Pet owners should know that it’s common for their pups to ingest unexpected items when playing outside, known as pica. While not normal, your dog could chew and swallow a walnut while playing, leading to pancreatitis – which causes inflammation and pain in the pancreas as well as damage to organs in their GI tract such as liver damage. Pancreatitis also leads to dehydration and malnutrition for affected dogs; symptoms often include being lethargic, developing tremors, trouble sleeping through the night, difficulty sleeping, excessive drooling etc.

Treatment

Walnuts may not be toxic in small quantities for dogs, but consuming black or moldy ones, or one found outdoors that was collected, can become potentially lethal if eaten by your pup. Due to their high moisture content, walnuts are susceptible to growing mold which produces mycotoxins which are toxic for canines.

Fungus-derived toxins can produce various symptoms in dogs, such as vomiting, tremors and seizures. Affected dogs may also drool excessively while pawing at their mouth or throat and experiencing difficulty breathing; severe cases could even result in choking incidents that could be life-threatening.

If your dog appears to have consumed a walnut, they should be brought immediately to a veterinarian for treatment. A vet will determine whether the nut can pass easily through or whether it has become lodged somewhere within your pet’s intestinal tract – something smaller breeds of dog may struggle with and even prove fatal without immediate intervention from vets. They may induce vomiting or give an IV fluid flush of fluids through to help flush toxins from their system and restore health.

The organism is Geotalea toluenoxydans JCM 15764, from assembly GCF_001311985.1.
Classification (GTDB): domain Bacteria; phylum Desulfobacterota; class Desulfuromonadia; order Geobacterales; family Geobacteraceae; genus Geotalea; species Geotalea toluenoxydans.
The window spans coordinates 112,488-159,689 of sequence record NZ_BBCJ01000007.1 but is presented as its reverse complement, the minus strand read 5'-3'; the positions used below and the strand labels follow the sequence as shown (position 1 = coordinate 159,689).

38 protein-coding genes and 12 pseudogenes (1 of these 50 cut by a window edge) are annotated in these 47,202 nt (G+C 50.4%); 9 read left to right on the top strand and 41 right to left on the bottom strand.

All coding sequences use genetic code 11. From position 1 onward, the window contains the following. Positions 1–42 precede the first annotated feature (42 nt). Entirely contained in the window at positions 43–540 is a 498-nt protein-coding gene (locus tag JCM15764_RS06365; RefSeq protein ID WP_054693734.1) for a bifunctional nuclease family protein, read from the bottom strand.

As much as it would be ideal to share food with your pets, if necessary it is essential that you first consult your vet. Your veterinarian can ensure your pup is receiving all the essential vitamins and nutrients from its food source, and recommend safe “people foods” you can feed your pup. When choosing snacks like carrot sticks and celery instead of walnuts altogether – fencing the tree or stripping nuts before maturity will ensure none end up consumed by your pups! Additionally, keep shells far out of reach as these could potentially cause intestinal blockages which poses risks particularly high for puppies or small breeds of dogs!

Prevention

Walnuts’ pointed shell and shatterable pieces can be difficult for dogs to digest, potentially leading to intestinal blockages or puncturing their stomach lining. Furthermore, the pieces may become lodged in their throat causing choking which may prove fatal.

Black walnuts contain juglone, which is toxic for dogs. Furthermore, they may also contain mycotoxins that produce seizures and tremors due to mold growth or fungi activity.

English walnuts are often sold at pet stores and should be safe for your pups to consume. However, if they are not cleaned properly or your pup snags one off of the ground and chews it without washing his mouth out first, an infection caused by mold could develop that could result in lethargy, diarrhea, vomiting, jaundice liver damage, tremors, or gastrointestinal upset.

Avoid giving your pup walnuts without getting specific approval from a vet first; instead opt for safer treats like fruits and vegetables as healthy treats for their pups.

Many may assume it is okay for their dogs to eat walnuts since they contain omega-3 fatty acids, protein and antioxidants; however, most pet foods already provide ample amounts of these essential nutrients in their daily diets.

Your vet can recommend suitable snacks that won’t aggravate food allergies in your canine companion, providing him with safe alternatives that may include “people food”.

Walnuts should only be added to your dog’s diet as part of a treat; otherwise they do not contribute anything essential for his/her wellbeing and could potentially even be hazardous.

Lisa Thompson